Economics and Philosophy 37 (3):462-483 (2021)

Authors
Kian Mintz-Woo
University College, Cork
Abstract
Climate ethics has been concerned with polluter pays, beneficiary pays and ability to pay principles, all of which consider climate change as a single negative externality. This paper considers it as a constellation of externalities, positive and negative, with different associated demands of justice. This is important because explicitly considering positive externalities has not to our knowledge been done in the climate ethics literature. Specifically, it is argued that those who enjoy passive gains from climate change owe gains not to the net losers, but to the emitters, just as the emitters owe compensation to the net losers for the negative externality. This is defended by appeal to theoretical virtues and to the social benefits of generating positive externalities, even when those positive externalities are coupled with far greater negative externalities. We call this the Polluter Pays, Then Receives ('PPTR', or 'Peter') Principle. This principle is then applied at two levels in the context of Canada. [Open access]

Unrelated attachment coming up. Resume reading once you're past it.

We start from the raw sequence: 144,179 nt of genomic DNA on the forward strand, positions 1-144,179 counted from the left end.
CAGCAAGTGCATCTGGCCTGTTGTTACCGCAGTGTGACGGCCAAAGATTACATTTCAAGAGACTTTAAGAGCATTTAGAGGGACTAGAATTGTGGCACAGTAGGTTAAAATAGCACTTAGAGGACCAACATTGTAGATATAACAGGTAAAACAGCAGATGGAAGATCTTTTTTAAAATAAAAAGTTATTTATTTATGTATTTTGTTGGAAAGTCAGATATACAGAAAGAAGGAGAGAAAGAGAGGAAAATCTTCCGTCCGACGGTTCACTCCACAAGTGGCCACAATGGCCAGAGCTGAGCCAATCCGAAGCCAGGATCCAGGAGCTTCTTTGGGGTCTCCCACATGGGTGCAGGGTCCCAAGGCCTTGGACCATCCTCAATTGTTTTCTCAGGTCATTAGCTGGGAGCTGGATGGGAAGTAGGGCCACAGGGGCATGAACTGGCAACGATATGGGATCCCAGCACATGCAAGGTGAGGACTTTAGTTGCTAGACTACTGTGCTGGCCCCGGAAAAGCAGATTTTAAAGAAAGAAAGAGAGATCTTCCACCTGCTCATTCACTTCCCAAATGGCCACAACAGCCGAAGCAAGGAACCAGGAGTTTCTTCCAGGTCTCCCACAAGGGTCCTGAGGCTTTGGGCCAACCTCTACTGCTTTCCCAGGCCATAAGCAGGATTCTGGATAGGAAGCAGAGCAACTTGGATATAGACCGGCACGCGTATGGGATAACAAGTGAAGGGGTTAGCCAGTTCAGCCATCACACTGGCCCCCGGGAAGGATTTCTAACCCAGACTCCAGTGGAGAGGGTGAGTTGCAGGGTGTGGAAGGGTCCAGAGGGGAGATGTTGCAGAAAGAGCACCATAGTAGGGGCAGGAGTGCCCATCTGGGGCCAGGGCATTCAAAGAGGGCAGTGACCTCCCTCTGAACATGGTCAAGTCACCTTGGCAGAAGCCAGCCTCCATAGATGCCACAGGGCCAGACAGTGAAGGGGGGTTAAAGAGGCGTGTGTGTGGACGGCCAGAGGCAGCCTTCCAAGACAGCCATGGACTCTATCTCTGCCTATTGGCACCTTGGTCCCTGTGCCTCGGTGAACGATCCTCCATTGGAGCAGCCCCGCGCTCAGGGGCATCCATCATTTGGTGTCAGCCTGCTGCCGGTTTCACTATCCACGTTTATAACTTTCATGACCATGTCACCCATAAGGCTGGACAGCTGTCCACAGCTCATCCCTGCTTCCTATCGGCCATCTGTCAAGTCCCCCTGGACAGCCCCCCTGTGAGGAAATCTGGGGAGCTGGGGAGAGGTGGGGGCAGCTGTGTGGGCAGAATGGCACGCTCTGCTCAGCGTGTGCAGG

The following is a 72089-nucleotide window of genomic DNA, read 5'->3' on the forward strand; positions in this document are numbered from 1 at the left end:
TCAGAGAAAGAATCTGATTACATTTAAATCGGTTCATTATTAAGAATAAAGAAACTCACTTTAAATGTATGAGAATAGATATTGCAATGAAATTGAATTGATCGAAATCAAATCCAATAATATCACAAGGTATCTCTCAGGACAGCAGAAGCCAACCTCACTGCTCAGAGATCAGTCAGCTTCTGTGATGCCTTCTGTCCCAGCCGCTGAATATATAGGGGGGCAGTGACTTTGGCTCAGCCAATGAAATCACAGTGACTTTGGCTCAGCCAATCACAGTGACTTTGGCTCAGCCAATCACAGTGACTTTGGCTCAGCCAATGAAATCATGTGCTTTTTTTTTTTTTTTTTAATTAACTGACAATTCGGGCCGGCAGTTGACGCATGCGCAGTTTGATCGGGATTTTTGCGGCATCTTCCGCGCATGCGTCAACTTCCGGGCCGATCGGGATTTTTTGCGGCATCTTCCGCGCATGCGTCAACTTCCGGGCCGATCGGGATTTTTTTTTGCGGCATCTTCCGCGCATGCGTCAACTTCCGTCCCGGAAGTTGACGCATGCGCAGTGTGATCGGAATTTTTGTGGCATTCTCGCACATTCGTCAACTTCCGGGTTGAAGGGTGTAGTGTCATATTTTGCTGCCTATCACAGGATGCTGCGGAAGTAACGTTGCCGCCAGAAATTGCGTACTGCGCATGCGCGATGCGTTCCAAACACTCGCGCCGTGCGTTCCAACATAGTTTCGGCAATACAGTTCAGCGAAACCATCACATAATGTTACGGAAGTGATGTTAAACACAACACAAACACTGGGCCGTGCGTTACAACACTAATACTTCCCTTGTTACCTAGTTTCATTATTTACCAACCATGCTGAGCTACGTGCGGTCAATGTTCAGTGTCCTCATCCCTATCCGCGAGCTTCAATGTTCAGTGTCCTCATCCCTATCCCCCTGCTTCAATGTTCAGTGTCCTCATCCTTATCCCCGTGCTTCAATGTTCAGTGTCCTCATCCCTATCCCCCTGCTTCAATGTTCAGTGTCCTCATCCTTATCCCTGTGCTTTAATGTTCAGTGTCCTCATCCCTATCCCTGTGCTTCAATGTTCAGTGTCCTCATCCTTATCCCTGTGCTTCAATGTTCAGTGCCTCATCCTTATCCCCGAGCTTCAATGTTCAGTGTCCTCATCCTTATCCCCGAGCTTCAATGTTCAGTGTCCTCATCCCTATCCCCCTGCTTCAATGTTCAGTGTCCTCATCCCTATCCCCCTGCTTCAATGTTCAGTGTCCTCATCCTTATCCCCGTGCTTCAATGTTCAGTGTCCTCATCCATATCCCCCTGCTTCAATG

Keywords climate ethics  applied ethics  climate change  carbon tax  climate policy  polluter pays  beneficiary pays  Canada
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DOI 10.1017/s0266267120000449
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References found in this work BETA

Climate Change and the Duties of the Advantaged.Simon Caney - 2010 - Critical Review of International Social and Political Philosophy 13 (1):203-228.
Cosmopolitan Justice, Responsibility, and Global Climate Change.Simon Caney - 2005 - Leiden Journal of International Law 18 (4):747-775.

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Citations of this work BETA

Carbon Pricing Ethics.Kian Mintz-Woo - forthcoming - Philosophy Compass:e12803.

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